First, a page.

Young People in Aged Care Awareness – Carrum Downs
Recently the Fiamengo family were featured on Channel 10′s The Project in an effort to raise awareness for young people living in aged care. Shannon Fiamengo was involved in an accident that has left him with an acquired brain injury and is living in a nursing home as a result. The Fiamengo’s have been a part of the Carrum Downs family for many years and have shared part of their story with us in the article below.
Ellen and Ivan Fiamengo: The decision to share Shannon’s story publicly
Our son Shannon is 23 years old, and living in a nursing home. Each year, 200 young Australians like Shannon are admitted to nursing homes. Shannon is well cared for, but we know he has the best chance of improving with more therapy and opportunities for socialisation with other young people – somewhere his friends would be comfortable visiting him. With enough stimulation Shannon will make gains, we are committed to this no matter how long it takes. It goes back to hope, our hope that Shannon will achieve as much independence as possible.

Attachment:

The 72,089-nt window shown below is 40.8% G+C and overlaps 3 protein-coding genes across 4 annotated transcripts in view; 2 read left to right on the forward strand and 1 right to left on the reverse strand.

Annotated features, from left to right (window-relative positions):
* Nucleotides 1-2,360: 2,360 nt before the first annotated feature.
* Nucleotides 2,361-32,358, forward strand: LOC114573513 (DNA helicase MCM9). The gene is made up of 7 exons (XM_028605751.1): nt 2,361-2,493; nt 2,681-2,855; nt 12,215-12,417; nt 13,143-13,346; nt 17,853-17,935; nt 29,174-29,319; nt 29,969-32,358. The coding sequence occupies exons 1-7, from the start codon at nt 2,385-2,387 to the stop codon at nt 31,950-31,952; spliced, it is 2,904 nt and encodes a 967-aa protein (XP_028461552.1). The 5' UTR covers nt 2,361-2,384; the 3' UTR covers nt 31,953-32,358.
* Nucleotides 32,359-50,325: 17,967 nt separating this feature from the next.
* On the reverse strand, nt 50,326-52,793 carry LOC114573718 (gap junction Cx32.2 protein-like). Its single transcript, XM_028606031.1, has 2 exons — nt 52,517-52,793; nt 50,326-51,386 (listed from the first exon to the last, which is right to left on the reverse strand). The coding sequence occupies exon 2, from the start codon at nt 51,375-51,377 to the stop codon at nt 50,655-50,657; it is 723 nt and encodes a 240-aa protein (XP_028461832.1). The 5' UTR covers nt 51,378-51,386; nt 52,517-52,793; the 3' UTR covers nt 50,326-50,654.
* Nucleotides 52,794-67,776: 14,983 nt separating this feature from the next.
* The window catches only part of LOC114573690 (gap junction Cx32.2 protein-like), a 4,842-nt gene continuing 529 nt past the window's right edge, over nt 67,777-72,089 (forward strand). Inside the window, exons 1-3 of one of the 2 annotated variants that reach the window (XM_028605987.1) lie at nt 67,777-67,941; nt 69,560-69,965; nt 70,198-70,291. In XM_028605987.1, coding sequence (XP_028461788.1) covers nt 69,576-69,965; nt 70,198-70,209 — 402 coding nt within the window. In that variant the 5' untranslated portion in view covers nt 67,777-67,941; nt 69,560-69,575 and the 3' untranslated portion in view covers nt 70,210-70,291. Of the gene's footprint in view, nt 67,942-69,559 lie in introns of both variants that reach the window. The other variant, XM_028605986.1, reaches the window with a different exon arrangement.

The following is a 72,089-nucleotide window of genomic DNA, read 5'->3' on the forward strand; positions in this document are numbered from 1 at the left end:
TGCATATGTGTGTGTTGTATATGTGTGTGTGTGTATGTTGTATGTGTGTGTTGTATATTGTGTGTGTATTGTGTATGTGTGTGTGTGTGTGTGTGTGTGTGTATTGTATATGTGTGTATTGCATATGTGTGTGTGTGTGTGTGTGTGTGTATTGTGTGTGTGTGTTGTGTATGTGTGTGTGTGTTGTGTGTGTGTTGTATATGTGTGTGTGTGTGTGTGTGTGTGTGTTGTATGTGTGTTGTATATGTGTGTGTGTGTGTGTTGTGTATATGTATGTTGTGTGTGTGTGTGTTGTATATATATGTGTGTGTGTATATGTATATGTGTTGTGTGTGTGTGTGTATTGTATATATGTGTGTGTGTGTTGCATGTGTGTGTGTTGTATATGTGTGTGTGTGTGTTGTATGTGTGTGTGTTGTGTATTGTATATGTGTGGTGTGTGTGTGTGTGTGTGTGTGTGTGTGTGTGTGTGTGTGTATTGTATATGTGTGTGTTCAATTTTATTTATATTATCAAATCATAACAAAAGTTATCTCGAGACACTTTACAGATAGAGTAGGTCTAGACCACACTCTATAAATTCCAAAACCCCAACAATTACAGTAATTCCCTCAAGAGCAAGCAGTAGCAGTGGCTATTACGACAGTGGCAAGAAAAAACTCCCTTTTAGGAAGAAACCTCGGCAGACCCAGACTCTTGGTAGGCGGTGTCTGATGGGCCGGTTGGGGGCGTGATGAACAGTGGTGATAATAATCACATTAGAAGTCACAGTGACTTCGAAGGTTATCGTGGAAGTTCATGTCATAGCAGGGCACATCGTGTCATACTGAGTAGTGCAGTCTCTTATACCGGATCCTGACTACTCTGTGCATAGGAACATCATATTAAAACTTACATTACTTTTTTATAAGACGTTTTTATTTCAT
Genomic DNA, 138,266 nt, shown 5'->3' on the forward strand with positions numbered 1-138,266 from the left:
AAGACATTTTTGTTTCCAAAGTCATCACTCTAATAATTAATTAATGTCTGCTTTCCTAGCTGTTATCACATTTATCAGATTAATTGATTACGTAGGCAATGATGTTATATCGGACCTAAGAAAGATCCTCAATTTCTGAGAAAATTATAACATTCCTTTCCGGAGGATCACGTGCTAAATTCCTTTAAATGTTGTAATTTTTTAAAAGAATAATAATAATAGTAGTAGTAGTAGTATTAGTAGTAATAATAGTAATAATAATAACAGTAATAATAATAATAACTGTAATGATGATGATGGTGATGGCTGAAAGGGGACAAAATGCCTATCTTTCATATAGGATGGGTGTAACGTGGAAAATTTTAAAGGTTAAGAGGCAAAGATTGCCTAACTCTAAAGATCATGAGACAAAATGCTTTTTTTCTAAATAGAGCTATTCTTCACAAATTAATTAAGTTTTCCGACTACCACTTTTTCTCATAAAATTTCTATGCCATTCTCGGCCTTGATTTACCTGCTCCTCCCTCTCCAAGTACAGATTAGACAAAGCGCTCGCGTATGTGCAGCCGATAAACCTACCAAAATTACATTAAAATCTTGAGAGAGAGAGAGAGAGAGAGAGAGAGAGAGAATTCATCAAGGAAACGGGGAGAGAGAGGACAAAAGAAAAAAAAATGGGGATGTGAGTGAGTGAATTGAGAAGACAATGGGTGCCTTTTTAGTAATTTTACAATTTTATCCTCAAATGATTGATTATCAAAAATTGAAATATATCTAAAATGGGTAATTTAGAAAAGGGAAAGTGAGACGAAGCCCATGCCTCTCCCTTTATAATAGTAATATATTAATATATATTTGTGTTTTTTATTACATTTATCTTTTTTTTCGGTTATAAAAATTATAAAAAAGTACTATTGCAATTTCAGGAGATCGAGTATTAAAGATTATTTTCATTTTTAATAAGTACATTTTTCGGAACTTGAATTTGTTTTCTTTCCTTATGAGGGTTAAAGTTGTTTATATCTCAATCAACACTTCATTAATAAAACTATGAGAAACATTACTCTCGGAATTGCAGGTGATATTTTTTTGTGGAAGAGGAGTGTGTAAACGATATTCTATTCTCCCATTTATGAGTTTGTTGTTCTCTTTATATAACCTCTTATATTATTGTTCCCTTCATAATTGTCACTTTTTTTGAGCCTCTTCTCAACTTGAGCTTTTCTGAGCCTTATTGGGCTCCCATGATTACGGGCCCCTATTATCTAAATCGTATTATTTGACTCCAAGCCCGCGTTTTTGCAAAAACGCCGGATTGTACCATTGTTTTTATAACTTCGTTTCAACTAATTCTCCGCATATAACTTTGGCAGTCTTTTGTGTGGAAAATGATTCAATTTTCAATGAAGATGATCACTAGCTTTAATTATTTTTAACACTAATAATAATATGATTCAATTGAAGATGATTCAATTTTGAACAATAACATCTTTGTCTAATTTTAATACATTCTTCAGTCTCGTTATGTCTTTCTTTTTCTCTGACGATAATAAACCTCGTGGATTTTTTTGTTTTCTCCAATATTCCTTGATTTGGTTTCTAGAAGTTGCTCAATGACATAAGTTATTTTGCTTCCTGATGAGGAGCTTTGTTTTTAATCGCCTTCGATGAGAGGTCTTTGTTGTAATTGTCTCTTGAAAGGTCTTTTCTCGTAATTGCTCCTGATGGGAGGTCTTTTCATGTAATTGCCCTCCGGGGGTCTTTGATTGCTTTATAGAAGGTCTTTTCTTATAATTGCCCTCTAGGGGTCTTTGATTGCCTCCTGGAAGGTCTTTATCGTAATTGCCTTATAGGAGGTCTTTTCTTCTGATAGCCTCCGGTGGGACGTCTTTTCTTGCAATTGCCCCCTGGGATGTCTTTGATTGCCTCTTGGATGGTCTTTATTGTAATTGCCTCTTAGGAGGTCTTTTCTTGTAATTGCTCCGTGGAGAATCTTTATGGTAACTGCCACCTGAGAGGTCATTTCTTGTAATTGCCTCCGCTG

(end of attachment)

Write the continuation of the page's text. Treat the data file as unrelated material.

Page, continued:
Shannon is here with us today because he chose to be here and we feel we haven’t yet done all we can for him. He is on a journey and we need to get him into an environment where he will get the stimulation and support he needs.
I know if Shannon could talk to us he would say Mum, get me out of here.
It’s challenging to remain clearly focused on your goals, especially when you experience setbacks. The recent Young People in Residential Aged Care initiative (YPIRAC) that was intended to get young people with disabilities out of nursing homes ended in anguish for us when Shannon was offered a place, then to have the offer revoked at the 11th hour. This setback has made us all the more focused and determined to achieve our goal of finding more appropriate accommodation for our son. Sharing Shannon’s story is part of our decision to leave no stone unturned.
The idea of telling Shannon’s story was daunting. It’s not a normal thing to do, speaking publicly about your circumstances, being interviewed on national TV, but this is something we’ve chosen to do for Shannon. Now that it’s done, we are so glad we did it, really glad. We feel recharged and refocused and very motivated to realise our goal for Shannon. We look forward to a day when we can provide a postscript to Shannon’s story, and share the news of Shannon moving out of the nursing home.
For more information on how you can help young people like Shannon to move out of nursing homes, please visit the Building Better Lives initiative website.